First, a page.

Business borrowing was declining (deleveraging) through 2009 albiet this is moderating in 2010. Credit for housing is expanding and share markets have recovered significant ground.


The RBA states in April 2010 the global economy is growing, and world GDP is expected to rise at close to trend pace in 2010 and 2011. The expansion is still hesitant in the major countries, due to the continuing legacy of the financial crisis. In Asia, where financial sectors are not impaired, growth has continued to be quite strong. Global financial markets are functioning much better than they were a year ago.


As at October 2009, the RBA was the first and only central bank of any advanced economy to lift interest rates. Subsequently, it has now made five consecutive increases. Interestingly, at the RBA meeting 2nd February 2010, rates were left unchanged. The RBA have recently raised cash rates by 25 basis points to 4.25%, effective 7th April 2010, stating the risk of serious economic contraction in Australia had passed sometime ago and they were moving to lessen the degree of monetary stimulus. Generally, confidence in real estate markets continues. Levels of activity have generally continued, albiet the interest rate rises have had a moderating effect.  

 Recent Market Direction

From January 2007 to September 2007, the market was rising with bias favouring vendors. Strong demand and limited supply continued placing upward pressure on prices. From October 2007 to early 2008 demand was still in excess of supply, with competitive market conditions resulting in bias continuing to favour vendors especially at the ‘entry levels’ of the markets. Moderating demand in the remaining market saw bias closer to neutral, but remained as favouring vendors as supply was still relatively tight. From mid March 2008, the easing in Market Activity, saw a cooling effect in pricing. This cooling effect and easing in prices was most apparent from September 2008 up to Christmas 2008. That scenario was unusual compared to the historical perspective of the past 20 years which shows a tendency for prices in Brisbane to ‘flatten-out’ for extended periods rather than falling, leading up to substantial and rapid price rises in booms, (when taken over time this scenario reflects a ‘rising graph’ of prices when plotted through the peaks). Clarity as to the market direction from September 2008 to January 2009 was hinging on the reactions to the ongoing unravelling ‘Global Financial Crisis’, and response to unprecedented actions being initiated by Central Banks, Governments and Markets throughout world economies, balanced to the micro-market of the Greater Brisbane Region with the stimuli of ongoing major public infrastructure spending programs and continued population increases.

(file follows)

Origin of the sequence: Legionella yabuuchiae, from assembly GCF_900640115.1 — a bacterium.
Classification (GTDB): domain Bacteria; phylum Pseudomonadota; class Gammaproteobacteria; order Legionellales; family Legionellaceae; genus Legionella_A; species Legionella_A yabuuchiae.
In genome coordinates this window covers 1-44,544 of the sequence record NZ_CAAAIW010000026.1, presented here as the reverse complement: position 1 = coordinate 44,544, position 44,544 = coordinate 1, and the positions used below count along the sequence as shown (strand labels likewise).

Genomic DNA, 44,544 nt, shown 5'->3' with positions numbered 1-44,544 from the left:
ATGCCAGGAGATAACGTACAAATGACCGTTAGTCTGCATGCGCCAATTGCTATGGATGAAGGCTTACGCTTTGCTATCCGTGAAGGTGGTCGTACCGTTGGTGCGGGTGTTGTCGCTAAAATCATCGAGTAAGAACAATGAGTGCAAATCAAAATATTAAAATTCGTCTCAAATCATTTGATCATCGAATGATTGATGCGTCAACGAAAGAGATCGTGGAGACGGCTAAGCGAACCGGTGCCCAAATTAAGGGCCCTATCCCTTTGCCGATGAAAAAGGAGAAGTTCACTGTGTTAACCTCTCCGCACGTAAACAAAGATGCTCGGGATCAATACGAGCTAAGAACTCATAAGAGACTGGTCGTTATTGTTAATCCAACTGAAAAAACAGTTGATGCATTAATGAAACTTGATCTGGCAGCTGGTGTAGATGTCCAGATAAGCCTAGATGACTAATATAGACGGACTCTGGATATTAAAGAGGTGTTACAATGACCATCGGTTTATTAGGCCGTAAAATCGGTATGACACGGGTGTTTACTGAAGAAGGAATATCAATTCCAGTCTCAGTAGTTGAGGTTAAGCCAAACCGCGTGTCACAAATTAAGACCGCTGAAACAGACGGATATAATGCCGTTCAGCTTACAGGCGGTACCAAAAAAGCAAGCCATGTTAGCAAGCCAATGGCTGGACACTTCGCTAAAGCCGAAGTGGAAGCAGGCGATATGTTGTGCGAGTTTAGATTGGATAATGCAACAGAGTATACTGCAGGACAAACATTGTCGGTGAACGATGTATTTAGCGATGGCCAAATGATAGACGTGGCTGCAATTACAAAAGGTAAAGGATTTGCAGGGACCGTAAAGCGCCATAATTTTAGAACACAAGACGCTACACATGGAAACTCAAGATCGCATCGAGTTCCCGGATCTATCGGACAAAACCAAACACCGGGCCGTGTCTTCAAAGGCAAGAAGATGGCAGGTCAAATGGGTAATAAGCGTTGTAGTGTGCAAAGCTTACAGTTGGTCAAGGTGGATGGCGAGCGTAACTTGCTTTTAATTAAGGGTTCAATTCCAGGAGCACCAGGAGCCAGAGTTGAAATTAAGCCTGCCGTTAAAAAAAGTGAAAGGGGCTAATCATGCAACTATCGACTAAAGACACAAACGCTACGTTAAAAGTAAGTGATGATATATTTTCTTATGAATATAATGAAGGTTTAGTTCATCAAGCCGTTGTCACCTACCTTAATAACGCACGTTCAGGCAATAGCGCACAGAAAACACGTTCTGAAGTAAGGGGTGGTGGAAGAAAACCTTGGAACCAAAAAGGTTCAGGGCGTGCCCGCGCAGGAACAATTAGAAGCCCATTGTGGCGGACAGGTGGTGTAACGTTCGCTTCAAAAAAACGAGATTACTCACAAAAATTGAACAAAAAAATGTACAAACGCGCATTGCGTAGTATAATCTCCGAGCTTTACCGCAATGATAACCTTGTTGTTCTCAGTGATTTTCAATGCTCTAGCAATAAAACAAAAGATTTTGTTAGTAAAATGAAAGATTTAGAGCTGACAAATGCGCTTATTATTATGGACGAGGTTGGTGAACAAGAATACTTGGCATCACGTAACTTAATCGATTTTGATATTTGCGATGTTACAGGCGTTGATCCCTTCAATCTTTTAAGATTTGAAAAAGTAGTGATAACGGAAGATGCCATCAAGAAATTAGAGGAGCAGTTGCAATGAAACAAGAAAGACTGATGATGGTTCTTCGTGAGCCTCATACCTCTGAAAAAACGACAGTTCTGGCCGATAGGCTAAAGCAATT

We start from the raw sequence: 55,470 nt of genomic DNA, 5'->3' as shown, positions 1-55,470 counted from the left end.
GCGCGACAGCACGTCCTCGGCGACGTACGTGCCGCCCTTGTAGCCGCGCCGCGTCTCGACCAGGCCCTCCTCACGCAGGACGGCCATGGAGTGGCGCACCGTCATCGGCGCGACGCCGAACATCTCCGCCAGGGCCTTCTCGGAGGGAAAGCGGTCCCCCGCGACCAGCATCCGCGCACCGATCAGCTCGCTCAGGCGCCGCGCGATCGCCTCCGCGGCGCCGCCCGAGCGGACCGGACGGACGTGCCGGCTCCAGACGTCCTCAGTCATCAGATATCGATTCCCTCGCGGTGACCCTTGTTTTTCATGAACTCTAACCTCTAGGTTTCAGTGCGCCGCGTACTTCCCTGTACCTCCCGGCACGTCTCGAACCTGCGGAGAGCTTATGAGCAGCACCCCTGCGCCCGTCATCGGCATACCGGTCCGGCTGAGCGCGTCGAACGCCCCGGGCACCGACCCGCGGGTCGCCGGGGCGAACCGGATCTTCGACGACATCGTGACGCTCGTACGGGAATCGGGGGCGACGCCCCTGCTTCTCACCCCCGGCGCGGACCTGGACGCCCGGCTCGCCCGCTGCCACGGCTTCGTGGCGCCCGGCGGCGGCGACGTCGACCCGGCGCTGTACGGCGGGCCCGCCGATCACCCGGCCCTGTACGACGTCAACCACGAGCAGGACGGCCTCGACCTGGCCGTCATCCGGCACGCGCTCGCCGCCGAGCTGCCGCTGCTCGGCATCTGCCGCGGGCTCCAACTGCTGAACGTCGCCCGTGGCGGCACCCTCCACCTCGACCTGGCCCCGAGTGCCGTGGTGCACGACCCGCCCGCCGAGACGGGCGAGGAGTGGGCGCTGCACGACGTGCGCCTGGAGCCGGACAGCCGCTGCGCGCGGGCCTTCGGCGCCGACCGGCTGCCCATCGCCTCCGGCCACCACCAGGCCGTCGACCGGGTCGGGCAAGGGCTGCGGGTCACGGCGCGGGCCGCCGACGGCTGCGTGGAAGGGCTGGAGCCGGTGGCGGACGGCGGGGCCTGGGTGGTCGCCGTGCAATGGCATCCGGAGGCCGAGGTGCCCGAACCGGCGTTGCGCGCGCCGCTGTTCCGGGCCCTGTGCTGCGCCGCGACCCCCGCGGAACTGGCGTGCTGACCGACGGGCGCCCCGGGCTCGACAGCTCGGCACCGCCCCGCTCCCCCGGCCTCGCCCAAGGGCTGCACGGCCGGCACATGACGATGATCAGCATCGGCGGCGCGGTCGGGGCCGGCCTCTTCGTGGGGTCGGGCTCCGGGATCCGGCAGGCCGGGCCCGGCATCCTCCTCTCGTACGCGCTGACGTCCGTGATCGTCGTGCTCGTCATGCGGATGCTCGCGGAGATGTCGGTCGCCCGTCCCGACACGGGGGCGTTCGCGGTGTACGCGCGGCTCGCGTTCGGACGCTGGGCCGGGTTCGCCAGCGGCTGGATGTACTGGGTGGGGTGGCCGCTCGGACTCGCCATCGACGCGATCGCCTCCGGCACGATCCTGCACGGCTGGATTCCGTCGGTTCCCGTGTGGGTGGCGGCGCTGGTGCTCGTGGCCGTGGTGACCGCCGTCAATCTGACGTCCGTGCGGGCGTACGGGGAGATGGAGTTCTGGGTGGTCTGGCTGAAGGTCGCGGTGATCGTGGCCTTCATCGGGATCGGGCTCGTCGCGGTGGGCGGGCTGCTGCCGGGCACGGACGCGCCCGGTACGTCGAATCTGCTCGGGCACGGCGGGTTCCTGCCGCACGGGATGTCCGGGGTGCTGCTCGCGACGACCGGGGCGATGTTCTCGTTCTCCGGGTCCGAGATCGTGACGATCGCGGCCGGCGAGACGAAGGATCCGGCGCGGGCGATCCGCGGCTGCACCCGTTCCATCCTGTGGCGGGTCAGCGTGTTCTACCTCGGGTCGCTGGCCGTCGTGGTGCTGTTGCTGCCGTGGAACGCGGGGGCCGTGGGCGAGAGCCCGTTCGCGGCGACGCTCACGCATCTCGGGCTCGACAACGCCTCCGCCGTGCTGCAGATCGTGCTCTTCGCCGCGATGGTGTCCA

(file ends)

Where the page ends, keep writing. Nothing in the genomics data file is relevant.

From late January 2009 to July 2009, the sub $500,000 bracket was relatively buoyant, while above this was weak. “Willing buyer/willing seller” sale scenarios were experiencing a lengthening selling period compared to 2007 (or a return to a normalised/traditional time frame) whilst “Forced Sale situations” offered most downside risk to price. A reduction in actual sales volumes accentuated these scenarios.

Up until July 2009, in spite of low interest rates, a latent albiet tentative buyer base, low vacancies and a strongly contested rental market, an environment for downside pressure on prices existed. The sub $500,000 bracket was stimulated by the Government First Home Buyers Grant which was published to expire June 2009. The 2009 – 2010 Federal Budget confirmed the First Home Buyers’ grant boost was extended until September 2009 and before then being halved between October and end of December 2009 before returning to $7000. Generally, there was expectations of rising unemployment plus a lack of business and consumer confidence.

From August 2009, dynamics within the residential real estate market turned more positive. Increased levels of market activity (i.e strong demand), reducing supply and increased buyer competition saw some upward pressure applied to prices. From August 2009 there is improved optimism in general within the economy, based on further signs of global and domestic economic recovery.